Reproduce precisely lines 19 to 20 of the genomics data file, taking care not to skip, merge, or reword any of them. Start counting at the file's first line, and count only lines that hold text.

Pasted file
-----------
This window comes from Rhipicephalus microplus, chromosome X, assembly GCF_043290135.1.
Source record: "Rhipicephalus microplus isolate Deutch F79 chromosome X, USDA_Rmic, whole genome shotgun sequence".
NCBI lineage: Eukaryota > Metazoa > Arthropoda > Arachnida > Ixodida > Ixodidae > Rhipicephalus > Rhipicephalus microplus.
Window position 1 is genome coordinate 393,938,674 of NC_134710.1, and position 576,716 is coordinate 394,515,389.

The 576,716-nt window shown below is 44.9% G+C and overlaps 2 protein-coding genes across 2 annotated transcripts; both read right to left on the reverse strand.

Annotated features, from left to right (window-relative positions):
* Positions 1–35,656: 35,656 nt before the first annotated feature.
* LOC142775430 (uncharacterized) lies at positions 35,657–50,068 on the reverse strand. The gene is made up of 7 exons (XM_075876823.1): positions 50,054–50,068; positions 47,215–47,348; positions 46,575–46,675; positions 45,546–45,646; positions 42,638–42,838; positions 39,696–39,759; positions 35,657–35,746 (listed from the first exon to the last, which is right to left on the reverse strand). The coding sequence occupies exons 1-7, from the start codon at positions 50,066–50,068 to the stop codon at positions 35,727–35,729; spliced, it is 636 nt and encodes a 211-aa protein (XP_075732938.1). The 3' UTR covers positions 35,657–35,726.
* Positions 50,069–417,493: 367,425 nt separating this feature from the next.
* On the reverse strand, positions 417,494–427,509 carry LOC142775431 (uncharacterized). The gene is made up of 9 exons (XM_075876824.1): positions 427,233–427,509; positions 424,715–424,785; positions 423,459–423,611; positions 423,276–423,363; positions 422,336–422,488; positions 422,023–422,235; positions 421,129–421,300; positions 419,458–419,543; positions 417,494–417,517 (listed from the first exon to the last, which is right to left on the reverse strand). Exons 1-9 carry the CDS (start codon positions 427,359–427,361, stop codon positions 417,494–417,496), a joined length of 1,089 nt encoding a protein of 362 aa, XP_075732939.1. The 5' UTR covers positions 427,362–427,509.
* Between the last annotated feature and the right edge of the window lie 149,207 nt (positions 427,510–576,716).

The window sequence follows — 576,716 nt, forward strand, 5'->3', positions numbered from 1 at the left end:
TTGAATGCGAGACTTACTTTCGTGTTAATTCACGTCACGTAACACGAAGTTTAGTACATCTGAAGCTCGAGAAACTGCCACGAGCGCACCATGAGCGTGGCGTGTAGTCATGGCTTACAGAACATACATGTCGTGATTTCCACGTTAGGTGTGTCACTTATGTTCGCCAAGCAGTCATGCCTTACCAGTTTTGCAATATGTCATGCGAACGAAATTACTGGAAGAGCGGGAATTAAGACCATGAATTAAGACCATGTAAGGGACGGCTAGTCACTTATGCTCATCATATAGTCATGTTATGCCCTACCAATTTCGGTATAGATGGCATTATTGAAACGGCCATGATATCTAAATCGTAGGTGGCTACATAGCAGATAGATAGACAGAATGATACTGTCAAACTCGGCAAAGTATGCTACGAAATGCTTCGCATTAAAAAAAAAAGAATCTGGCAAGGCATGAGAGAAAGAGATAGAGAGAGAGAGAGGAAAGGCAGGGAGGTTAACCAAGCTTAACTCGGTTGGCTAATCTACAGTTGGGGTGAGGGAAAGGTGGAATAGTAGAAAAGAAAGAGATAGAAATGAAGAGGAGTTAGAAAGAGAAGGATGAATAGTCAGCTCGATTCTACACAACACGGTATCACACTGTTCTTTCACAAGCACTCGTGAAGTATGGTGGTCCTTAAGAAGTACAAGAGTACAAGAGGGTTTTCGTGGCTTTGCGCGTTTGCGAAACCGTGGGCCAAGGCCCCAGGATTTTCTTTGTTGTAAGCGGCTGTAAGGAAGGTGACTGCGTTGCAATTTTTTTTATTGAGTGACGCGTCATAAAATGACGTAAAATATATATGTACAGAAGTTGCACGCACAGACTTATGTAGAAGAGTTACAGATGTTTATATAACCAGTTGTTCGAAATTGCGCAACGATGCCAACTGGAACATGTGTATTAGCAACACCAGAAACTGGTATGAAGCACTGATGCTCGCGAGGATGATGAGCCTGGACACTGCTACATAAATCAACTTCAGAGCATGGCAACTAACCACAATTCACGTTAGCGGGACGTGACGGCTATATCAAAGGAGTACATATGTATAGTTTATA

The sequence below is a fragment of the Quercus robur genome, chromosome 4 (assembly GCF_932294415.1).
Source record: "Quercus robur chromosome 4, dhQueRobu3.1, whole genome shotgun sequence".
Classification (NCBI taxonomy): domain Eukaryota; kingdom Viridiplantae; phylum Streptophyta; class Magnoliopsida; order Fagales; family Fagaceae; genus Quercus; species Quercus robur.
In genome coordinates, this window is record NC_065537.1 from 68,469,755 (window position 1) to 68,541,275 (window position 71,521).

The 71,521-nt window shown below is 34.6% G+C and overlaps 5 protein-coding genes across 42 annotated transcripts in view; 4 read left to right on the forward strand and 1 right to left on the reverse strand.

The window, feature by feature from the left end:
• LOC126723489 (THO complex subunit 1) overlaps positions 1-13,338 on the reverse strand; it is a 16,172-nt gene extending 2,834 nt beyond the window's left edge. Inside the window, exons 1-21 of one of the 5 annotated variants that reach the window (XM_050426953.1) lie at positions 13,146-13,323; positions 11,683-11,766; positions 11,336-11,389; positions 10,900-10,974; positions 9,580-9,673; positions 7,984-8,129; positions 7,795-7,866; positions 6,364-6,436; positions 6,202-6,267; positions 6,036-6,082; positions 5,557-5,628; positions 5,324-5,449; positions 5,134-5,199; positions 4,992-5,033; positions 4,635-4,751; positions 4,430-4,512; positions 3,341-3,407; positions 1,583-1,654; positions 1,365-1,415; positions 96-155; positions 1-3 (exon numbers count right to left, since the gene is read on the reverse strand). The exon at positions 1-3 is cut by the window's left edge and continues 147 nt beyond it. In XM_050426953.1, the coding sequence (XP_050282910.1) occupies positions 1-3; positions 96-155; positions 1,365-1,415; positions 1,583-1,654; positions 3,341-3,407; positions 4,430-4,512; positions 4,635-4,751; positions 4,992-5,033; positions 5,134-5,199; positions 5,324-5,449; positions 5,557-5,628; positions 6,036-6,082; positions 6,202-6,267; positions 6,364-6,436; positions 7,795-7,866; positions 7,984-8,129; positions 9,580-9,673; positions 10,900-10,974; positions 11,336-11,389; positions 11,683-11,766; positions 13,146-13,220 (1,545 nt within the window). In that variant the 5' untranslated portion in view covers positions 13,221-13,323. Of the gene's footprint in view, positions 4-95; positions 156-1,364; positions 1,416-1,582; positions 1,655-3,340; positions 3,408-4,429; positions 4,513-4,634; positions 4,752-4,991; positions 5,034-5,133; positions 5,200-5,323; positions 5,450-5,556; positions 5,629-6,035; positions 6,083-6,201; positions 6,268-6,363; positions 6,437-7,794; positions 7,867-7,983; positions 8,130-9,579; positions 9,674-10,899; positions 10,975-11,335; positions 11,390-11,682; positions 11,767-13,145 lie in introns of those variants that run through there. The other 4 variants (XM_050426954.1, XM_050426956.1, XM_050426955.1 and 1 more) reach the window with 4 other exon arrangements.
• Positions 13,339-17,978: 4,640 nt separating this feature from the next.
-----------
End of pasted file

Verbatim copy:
The window, feature by feature from the left end:
• LOC126723489 (THO complex subunit 1) overlaps positions 1-13,338 on the reverse strand; it is a 16,172-nt gene extending 2,834 nt beyond the window's left edge. Inside the window, exons 1-21 of one of the 5 annotated variants that reach the window (XM_050426953.1) lie at positions 13,146-13,323; positions 11,683-11,766; positions 11,336-11,389; positions 10,900-10,974; positions 9,580-9,673; positions 7,984-8,129; positions 7,795-7,866; positions 6,364-6,436; positions 6,202-6,267; positions 6,036-6,082; positions 5,557-5,628; positions 5,324-5,449; positions 5,134-5,199; positions 4,992-5,033; positions 4,635-4,751; positions 4,430-4,512; positions 3,341-3,407; positions 1,583-1,654; positions 1,365-1,415; positions 96-155; positions 1-3 (exon numbers count right to left, since the gene is read on the reverse strand). The exon at positions 1-3 is cut by the window's left edge and continues 147 nt beyond it. In XM_050426953.1, the coding sequence (XP_050282910.1) occupies positions 1-3; positions 96-155; positions 1,365-1,415; positions 1,583-1,654; positions 3,341-3,407; positions 4,430-4,512; positions 4,635-4,751; positions 4,992-5,033; positions 5,134-5,199; positions 5,324-5,449; positions 5,557-5,628; positions 6,036-6,082; positions 6,202-6,267; positions 6,364-6,436; positions 7,795-7,866; positions 7,984-8,129; positions 9,580-9,673; positions 10,900-10,974; positions 11,336-11,389; positions 11,683-11,766; positions 13,146-13,220 (1,545 nt within the window). In that variant the 5' untranslated portion in view covers positions 13,221-13,323. Of the gene's footprint in view, positions 4-95; positions 156-1,364; positions 1,416-1,582; positions 1,655-3,340; positions 3,408-4,429; positions 4,513-4,634; positions 4,752-4,991; positions 5,034-5,133; positions 5,200-5,323; positions 5,450-5,556; positions 5,629-6,035; positions 6,083-6,201; positions 6,268-6,363; positions 6,437-7,794; positions 7,867-7,983; positions 8,130-9,579; positions 9,674-10,899; positions 10,975-11,335; positions 11,390-11,682; positions 11,767-13,145 lie in introns of those variants that run through there. The other 4 variants (XM_050426954.1, XM_050426956.1, XM_050426955.1 and 1 more) reach the window with 4 other exon arrangements.